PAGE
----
The holidays are approaching quickly. Whether it is Thanksgiving, Hanukkah, Christmas, Festivus, Kwanzaa… there are plenty of reasons to celebrate in the coming months. To make those celebrations actually feel like celebrations, you need to up the importance of enjoying them and take down the stress level. We know that can be easier said than done, which is why we talked with event and party experts to find you the best and most effective ways to cut down on that party planning stress.
Keep a “Not To Do” List
Time is a valuable commodity during the busy holiday season, so spend it wisely. “Vow not to do anything you hate this holiday season. Hate baking? That’s what bakeries are for! Hate stringing lights on the tree? Have a family member do it or pay a neighborhood teen to do it for you. Don’t get stuck doing things you hate. Instead focus on the things you enjoy doing.” Sharon McRill, the Betty Brigade
Plan Ahead and Shop Early
“Last minute planning will always cost you more and contribute to your stress. You can find great deals if you give yourself enough time. In addition, shop for items that can be re-used beyond this one function. Look for sales on various beverages: the holidays can provide a lot of bargains on wines, champagnes, beer, etc.” – Greg Jenkins, Bravo Productions
Teri Gault of TheGroceryGame.com recommends that “during the holidays, champagne deals abound in supermarkets, often with a better discount when you buy 6. To cut costs even more without compromise, opt for Prosecco, Italian sparkling wine. Prosecco on sale for $15 will rival a $50 bottle of French Champange. For example, I serve La Marca Prosecco to my guests who like Veuve Cliquot.”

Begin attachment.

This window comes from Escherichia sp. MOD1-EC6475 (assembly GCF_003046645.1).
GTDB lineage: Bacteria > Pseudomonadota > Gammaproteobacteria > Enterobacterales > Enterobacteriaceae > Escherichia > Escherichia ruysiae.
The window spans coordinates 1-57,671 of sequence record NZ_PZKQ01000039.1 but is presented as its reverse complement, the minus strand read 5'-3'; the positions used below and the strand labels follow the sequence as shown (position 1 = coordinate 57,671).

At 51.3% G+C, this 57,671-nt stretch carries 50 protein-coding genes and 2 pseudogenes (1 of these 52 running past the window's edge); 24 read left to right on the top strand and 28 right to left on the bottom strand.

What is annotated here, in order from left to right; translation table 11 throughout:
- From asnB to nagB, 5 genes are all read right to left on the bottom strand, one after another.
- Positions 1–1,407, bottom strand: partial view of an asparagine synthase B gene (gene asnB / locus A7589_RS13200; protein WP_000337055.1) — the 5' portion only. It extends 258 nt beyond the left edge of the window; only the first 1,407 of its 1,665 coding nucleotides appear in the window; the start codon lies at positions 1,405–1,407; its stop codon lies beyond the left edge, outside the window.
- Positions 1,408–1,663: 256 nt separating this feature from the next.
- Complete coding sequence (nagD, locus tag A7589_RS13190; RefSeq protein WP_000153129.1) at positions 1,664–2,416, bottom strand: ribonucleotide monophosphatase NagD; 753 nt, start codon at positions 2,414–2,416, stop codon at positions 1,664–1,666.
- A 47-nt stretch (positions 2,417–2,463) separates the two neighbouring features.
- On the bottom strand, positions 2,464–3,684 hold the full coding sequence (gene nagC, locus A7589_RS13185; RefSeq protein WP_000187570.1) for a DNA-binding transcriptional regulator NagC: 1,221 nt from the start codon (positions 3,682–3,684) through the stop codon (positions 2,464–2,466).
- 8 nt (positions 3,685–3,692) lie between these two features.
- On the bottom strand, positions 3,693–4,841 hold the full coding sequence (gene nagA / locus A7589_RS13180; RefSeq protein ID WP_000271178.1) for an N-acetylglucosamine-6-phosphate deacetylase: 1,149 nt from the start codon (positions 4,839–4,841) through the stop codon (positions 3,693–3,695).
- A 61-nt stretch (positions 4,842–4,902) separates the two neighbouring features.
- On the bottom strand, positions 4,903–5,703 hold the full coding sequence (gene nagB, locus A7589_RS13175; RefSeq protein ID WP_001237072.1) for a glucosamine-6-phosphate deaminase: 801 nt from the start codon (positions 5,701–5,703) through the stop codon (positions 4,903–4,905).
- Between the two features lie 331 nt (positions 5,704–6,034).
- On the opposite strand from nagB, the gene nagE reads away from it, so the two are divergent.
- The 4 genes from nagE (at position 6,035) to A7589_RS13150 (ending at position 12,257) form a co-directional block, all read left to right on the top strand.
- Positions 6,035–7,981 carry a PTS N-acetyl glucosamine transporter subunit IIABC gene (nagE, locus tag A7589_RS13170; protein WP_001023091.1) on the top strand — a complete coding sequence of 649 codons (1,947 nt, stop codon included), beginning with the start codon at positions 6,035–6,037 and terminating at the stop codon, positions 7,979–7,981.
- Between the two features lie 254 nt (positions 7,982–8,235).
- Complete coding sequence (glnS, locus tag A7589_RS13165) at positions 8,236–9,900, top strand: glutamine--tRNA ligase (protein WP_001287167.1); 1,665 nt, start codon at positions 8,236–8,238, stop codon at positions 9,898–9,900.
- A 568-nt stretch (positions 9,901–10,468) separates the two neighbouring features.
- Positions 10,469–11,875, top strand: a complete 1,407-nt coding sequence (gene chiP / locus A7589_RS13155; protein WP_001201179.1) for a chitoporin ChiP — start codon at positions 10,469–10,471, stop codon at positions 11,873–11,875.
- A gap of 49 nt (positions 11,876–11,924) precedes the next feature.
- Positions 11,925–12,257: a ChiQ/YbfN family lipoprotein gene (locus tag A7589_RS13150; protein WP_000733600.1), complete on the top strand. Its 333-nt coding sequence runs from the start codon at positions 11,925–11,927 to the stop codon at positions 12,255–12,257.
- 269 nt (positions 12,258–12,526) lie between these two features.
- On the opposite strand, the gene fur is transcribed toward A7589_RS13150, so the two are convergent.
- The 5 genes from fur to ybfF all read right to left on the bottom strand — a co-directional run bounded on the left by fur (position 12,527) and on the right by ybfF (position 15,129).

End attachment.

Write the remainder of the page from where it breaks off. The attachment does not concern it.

Money, Money, Money
An oft quoted contributor to holiday stress is the strain it can put on your wallet. Helen Holden of Counting Candles says that in order to reduce stress and stay on track hosts should “budget realistically and include a contingency amount. Get a couple quotes for each item and use the higher end of the range in your budget. Always include 10% for unplanned expenses.”
Communication is Key
For parties ranging from casual to formal, sending an invitation that includes all relevant details is a must. Aviva Samuels of Kiss the Planner says, “Be sure that guests know everything they need to know. Give them an arrival and end time, the address and directions, a phone number in case they get lost, an idea of the type of food being served especially if it’s only light bites, and let them know how formal or informal the affair is and whether or not it’s ok to bring gifts, so that they can be adequately prepared.”
Greg Jenkins of Bravo Productions recommends that hosts “Send out email invites for your party and provide all of the essential details in one message. The more specific, the less likely you as the host will receive numerous responses requesting more information — and especially at the last minute.”
The Main Dish
“When a hostess decides to prepare their own food for a party, they usually over-buy and underestimate the time it takes to prep, cook, and serve the food.” Evelyn Rogers, an experienced caterer with A Taste of Honey, suggests hosts have an open house with room temperature foods ready to go when people arrive. “A smoked ham is perfect, you don’t have to worry about the internal temperature and it’s okay to serve warm. You can take it out of the oven and put right onto a platter and serve with a selection of mustards and a beautiful basket of assorted breads. Scalloped potatoes is another dish that can be set up a day early in an ovenproof white porcelain dish and taken out of the oven and put onto a wrought iron stand. Pick up a pre-washed package of mixed greens, pour into a pretty bowl, sprinkle with some shredded carrots, dried cranberries, and sliced almonds. Serve a selection of dressings in pretty carafes with mini chalkboard to identify the choices. Add a tray with a big wedge of cheese with chunks cut off, garnish with dried fruits and nuts. Shrimp cocktail is always a favorite, can be made ahead in the display dish ready to unwrap and place on table. Use a cutting board to display an assortment of Italian meats, add some olives and baby mozzarella balls; this can also be pre-set and unwrapped just before your guests arrive.”